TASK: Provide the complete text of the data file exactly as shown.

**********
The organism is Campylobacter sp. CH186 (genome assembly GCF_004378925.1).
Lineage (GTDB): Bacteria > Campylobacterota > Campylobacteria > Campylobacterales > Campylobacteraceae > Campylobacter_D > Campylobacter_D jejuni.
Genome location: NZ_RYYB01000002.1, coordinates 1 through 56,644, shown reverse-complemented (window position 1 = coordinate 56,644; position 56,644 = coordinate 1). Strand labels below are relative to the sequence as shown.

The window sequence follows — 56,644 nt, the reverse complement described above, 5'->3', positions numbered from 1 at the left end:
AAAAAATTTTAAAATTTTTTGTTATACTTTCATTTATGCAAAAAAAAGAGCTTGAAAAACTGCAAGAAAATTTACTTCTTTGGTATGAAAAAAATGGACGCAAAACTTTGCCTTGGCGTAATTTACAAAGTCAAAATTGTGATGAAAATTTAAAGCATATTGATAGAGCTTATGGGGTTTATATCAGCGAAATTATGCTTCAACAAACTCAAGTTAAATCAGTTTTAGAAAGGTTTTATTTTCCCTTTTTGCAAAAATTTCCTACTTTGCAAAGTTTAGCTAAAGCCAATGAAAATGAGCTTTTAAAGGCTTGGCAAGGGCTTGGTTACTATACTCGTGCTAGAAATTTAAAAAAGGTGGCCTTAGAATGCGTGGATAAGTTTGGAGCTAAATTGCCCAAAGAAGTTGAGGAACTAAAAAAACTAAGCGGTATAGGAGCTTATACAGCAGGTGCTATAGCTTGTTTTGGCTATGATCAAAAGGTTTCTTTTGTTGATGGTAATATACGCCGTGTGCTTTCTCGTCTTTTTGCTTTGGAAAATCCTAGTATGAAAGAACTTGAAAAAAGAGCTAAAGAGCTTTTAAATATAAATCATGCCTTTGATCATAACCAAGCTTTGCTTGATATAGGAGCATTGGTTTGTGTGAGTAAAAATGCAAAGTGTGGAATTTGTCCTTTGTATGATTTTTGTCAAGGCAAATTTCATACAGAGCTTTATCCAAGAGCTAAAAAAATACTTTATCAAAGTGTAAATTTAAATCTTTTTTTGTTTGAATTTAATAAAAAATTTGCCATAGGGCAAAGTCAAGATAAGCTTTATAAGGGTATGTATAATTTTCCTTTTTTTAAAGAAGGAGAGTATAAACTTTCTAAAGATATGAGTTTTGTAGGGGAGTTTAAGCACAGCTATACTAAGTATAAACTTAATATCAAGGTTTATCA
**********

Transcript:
The organism is Campylobacter sp. CH186 (genome assembly GCF_004378925.1).
Lineage (GTDB): Bacteria > Campylobacterota > Campylobacteria > Campylobacterales > Campylobacteraceae > Campylobacter_D > Campylobacter_D jejuni.
Genome location: NZ_RYYB01000002.1, coordinates 1 through 56,644, shown reverse-complemented (window position 1 = coordinate 56,644; position 56,644 = coordinate 1). Strand labels below are relative to the sequence as shown.

The window sequence follows — 56,644 nt, the reverse complement described above, 5'->3', positions numbered from 1 at the left end:
AAAAAATTTTAAAATTTTTTGTTATACTTTCATTTATGCAAAAAAAAGAGCTTGAAAAACTGCAAGAAAATTTACTTCTTTGGTATGAAAAAAATGGACGCAAAACTTTGCCTTGGCGTAATTTACAAAGTCAAAATTGTGATGAAAATTTAAAGCATATTGATAGAGCTTATGGGGTTTATATCAGCGAAATTATGCTTCAACAAACTCAAGTTAAATCAGTTTTAGAAAGGTTTTATTTTCCCTTTTTGCAAAAATTTCCTACTTTGCAAAGTTTAGCTAAAGCCAATGAAAATGAGCTTTTAAAGGCTTGGCAAGGGCTTGGTTACTATACTCGTGCTAGAAATTTAAAAAAGGTGGCCTTAGAATGCGTGGATAAGTTTGGAGCTAAATTGCCCAAAGAAGTTGAGGAACTAAAAAAACTAAGCGGTATAGGAGCTTATACAGCAGGTGCTATAGCTTGTTTTGGCTATGATCAAAAGGTTTCTTTTGTTGATGGTAATATACGCCGTGTGCTTTCTCGTCTTTTTGCTTTGGAAAATCCTAGTATGAAAGAACTTGAAAAAAGAGCTAAAGAGCTTTTAAATATAAATCATGCCTTTGATCATAACCAAGCTTTGCTTGATATAGGAGCATTGGTTTGTGTGAGTAAAAATGCAAAGTGTGGAATTTGTCCTTTGTATGATTTTTGTCAAGGCAAATTTCATACAGAGCTTTATCCAAGAGCTAAAAAAATACTTTATCAAAGTGTAAATTTAAATCTTTTTTTGTTTGAATTTAATAAAAAATTTGCCATAGGGCAAAGTCAAGATAAGCTTTATAAGGGTATGTATAATTTTCCTTTTTTTAAAGAAGGAGAGTATAAACTTTCTAAAGATATGAGTTTTGTAGGGGAGTTTAAGCACAGCTATACTAAGTATAAACTTAATATCAAGGTTTATCA